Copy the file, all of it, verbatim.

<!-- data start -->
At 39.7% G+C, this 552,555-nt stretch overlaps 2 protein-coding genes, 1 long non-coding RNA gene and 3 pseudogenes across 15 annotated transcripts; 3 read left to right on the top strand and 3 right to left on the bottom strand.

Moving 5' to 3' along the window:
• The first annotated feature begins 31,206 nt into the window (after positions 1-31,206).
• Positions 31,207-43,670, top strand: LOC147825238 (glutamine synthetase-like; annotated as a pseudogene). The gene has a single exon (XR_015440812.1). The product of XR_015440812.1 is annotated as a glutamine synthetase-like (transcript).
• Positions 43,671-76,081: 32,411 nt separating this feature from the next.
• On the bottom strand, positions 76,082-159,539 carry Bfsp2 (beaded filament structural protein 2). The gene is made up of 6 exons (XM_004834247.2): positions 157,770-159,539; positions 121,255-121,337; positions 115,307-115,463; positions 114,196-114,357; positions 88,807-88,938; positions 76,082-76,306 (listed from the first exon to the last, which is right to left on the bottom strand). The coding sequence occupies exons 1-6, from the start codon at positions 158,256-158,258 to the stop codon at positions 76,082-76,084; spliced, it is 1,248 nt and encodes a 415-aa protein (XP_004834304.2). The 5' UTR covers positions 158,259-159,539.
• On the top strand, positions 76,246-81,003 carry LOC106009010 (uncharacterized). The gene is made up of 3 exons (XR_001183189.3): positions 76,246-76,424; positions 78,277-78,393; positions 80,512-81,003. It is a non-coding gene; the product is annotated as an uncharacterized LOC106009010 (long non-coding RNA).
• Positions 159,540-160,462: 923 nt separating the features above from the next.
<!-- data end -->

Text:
At 39.7% G+C, this 552,555-nt stretch overlaps 2 protein-coding genes, 1 long non-coding RNA gene and 3 pseudogenes across 15 annotated transcripts; 3 read left to right on the top strand and 3 right to left on the bottom strand.

Moving 5' to 3' along the window:
• The first annotated feature begins 31,206 nt into the window (after positions 1-31,206).
• Positions 31,207-43,670, top strand: LOC147825238 (glutamine synthetase-like; annotated as a pseudogene). The gene has a single exon (XR_015440812.1). The product of XR_015440812.1 is annotated as a glutamine synthetase-like (transcript).
• Positions 43,671-76,081: 32,411 nt separating this feature from the next.
• On the bottom strand, positions 76,082-159,539 carry Bfsp2 (beaded filament structural protein 2). The gene is made up of 6 exons (XM_004834247.2): positions 157,770-159,539; positions 121,255-121,337; positions 115,307-115,463; positions 114,196-114,357; positions 88,807-88,938; positions 76,082-76,306 (listed from the first exon to the last, which is right to left on the bottom strand). The coding sequence occupies exons 1-6, from the start codon at positions 158,256-158,258 to the stop codon at positions 76,082-76,084; spliced, it is 1,248 nt and encodes a 415-aa protein (XP_004834304.2). The 5' UTR covers positions 158,259-159,539.
• On the top strand, positions 76,246-81,003 carry LOC106009010 (uncharacterized). The gene is made up of 3 exons (XR_001183189.3): positions 76,246-76,424; positions 78,277-78,393; positions 80,512-81,003. It is a non-coding gene; the product is annotated as an uncharacterized LOC106009010 (long non-coding RNA).
• Positions 159,540-160,462: 923 nt separating the features above from the next.